VFB2 first data - BepiColombo Flyby
venus flyby #2 first images
This page contains data and images as they come from ESA, from single instrument teams, and also from ground based astronomers or space telescopes, observing and sensing Venus in the hours around the second flyby of BepiColombo.
1) Bepicolombo first image of venus: the monitoring cameras
from the ESA site: FEW MINUTES AFTER CLOSEST APPROACH
"The joint European-Japanese BepiColombo mission captured this view of Venus on 10 August 2021 as the spacecraft passed the planet for a gravity assist manoeuvre.
The image was taken at 13:57:56 UTC by the Mercury Transfer Module’s Monitoring Camera 3, when the spacecraft was 1573 km from Venus. Closest approach of 552 km took place shortly before, at 13:51:54 UTC.
The cameras provide black-and-white snapshots in 1024 x 1024 pixel resolution. The image has been lightly processed to enhance contrast and use the full dynamic range. A small amount of optical vignetting is seen in the bottom left of the image.
The high-gain antenna of the Mercury Planetary Orbiter and part of the body of the spacecraft are visible in front of Venus, at top left."
Credit: Images: ESA/BepiColombo/MTM
2) first video (& Sound): the accelerometer isa
"A sonification of data recorded by the Italian Spring Accelerometer (ISA) aboard the BepiColombo Mercury Planetary Orbiter spacecraft during the flyby of Venus on 10 August 2021 and the sequence of images of Venus are shown in this video.
The accelerometer data was converted to frequency to be made audible to the human ear. The resulting sound is rich with interesting effects due to the planet’s gravity acting on the spacecraft structure, the response of the spacecraft to the rapid temperature changes, and the change in reaction wheel velocity as they work hard to compensate for these effects. The audio has been matched to the timing that the images seen in this movie were captured, in the moments after closest approach."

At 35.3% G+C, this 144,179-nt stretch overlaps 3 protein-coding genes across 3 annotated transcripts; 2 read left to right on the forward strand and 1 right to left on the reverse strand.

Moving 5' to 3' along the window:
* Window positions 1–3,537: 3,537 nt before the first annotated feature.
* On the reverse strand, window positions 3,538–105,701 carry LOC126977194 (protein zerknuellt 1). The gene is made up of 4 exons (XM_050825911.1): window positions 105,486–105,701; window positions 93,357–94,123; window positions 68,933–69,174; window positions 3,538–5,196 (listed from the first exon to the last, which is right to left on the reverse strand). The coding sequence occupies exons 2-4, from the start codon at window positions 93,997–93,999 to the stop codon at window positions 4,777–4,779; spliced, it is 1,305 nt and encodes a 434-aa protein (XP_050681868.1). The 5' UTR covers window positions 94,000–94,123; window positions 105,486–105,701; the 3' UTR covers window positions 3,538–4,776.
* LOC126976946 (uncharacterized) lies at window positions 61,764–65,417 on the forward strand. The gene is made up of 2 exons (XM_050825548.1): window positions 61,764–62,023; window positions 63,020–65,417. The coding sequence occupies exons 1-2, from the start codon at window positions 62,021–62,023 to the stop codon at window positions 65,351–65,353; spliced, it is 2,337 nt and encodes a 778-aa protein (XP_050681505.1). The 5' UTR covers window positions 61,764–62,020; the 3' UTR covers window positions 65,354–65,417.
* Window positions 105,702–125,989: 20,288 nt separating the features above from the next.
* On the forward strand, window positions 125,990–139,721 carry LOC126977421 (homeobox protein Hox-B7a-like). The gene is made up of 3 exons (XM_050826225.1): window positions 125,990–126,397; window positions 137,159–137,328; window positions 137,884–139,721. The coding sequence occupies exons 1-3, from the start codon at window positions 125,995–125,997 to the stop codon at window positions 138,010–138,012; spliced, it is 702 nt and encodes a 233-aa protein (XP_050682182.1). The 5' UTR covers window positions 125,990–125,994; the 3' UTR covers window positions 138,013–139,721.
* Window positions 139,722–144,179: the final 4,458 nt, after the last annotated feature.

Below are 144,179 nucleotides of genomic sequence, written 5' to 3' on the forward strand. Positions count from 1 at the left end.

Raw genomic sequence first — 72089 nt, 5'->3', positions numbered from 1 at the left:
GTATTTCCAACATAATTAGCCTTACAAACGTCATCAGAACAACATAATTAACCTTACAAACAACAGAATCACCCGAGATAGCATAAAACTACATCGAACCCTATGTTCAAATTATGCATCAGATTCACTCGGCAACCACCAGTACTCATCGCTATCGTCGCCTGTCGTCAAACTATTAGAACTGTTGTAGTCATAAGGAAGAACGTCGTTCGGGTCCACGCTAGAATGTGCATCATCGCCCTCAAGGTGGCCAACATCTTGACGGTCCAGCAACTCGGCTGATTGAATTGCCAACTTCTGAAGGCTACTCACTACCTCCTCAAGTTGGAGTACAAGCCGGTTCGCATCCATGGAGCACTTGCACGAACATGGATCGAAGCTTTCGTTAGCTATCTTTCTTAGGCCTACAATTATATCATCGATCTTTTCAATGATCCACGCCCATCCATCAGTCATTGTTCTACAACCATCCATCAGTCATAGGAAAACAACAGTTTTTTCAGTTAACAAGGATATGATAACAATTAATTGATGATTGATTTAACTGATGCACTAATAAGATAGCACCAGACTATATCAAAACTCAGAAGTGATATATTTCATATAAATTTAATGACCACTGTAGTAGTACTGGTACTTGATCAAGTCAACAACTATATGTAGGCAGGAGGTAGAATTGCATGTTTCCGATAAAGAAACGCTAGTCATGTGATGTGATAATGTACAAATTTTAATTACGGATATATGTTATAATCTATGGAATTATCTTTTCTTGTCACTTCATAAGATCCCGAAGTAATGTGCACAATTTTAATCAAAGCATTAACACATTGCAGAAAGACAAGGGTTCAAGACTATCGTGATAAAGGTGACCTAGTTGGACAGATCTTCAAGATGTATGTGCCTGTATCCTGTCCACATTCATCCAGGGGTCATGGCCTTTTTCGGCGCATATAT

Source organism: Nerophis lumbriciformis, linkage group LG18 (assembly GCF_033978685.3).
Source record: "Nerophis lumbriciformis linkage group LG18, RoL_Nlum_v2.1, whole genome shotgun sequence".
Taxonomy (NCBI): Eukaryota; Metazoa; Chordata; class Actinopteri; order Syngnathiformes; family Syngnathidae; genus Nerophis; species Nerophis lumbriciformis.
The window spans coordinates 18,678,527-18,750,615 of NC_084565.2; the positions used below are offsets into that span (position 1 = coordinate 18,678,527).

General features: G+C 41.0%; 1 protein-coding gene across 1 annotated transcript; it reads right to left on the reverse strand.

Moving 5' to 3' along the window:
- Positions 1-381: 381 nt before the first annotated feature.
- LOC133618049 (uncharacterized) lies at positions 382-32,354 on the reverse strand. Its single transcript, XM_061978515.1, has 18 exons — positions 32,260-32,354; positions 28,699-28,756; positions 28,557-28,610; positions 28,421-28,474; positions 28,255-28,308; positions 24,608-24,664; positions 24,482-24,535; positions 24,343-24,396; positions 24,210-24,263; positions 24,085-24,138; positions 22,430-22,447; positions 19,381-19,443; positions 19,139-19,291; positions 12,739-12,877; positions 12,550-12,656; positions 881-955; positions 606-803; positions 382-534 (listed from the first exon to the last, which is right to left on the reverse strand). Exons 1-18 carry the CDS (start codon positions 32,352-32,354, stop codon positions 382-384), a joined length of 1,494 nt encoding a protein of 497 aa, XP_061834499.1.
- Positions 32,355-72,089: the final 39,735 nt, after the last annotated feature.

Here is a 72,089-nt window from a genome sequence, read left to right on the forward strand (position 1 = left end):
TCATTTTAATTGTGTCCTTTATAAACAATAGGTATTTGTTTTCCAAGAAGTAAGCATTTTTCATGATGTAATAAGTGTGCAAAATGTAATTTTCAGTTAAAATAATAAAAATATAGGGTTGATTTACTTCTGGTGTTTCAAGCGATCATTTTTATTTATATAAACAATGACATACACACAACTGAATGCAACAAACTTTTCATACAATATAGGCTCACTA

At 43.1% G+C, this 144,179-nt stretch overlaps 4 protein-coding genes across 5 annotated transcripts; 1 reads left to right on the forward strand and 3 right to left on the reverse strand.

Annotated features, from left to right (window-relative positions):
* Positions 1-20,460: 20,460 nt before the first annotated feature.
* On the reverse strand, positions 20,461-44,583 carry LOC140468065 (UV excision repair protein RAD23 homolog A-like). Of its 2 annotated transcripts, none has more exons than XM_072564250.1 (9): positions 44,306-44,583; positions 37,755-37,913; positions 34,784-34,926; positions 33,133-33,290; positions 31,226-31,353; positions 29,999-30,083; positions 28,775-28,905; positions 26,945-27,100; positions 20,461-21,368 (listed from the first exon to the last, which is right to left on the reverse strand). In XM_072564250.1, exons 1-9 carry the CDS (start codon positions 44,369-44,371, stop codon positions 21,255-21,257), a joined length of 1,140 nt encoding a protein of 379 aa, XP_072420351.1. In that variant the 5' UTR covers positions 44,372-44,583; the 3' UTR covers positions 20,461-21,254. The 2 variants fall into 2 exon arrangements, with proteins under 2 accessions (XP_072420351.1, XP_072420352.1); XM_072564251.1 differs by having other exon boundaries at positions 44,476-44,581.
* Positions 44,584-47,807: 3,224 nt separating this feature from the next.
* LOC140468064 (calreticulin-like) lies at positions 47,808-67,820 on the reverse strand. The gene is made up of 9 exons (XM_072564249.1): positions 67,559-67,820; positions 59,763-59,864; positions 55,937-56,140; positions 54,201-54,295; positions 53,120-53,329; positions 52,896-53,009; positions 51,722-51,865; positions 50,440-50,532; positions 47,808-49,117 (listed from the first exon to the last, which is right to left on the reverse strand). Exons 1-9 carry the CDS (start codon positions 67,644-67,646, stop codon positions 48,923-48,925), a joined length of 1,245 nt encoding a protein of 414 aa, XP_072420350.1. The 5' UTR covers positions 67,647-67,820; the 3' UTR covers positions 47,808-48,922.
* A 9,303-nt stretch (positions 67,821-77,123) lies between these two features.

Credit: Images: ESA/BepiColombo/MTM, CC BY-SA 3.0 IGO
Audio: ESA/BepiColombo/ISA/ASI-INAF, CC BY-SA 3.0 IGO
3) the solar wind at VENUS: the magnetometer MPO/MAG
"The variability of the total magnetic field during BepiColombo’s second Venus flyby is shown in this video as measured by the Mercury Planetary Orbiter’s Magnetometer (OB sensor).
The timeframe covers 12:00 to 14:30 UTC on 10 August 2021, including the closest approach at 13:51 UTC.
The data is not yet cleaned from high pitch spacecraft disturbances, but the lower-pitch wind-like sounds allow a rare glimpse into the solar wind interaction with a planetary atmosphere. For example, activity is detected on the approach to Venus and with the magnetic field 'pile-up' around closest approach. A more intense wind-like noise represents the turbulent magnetosheath region, before the sudden transition at the bow shock into the very calm solar wind."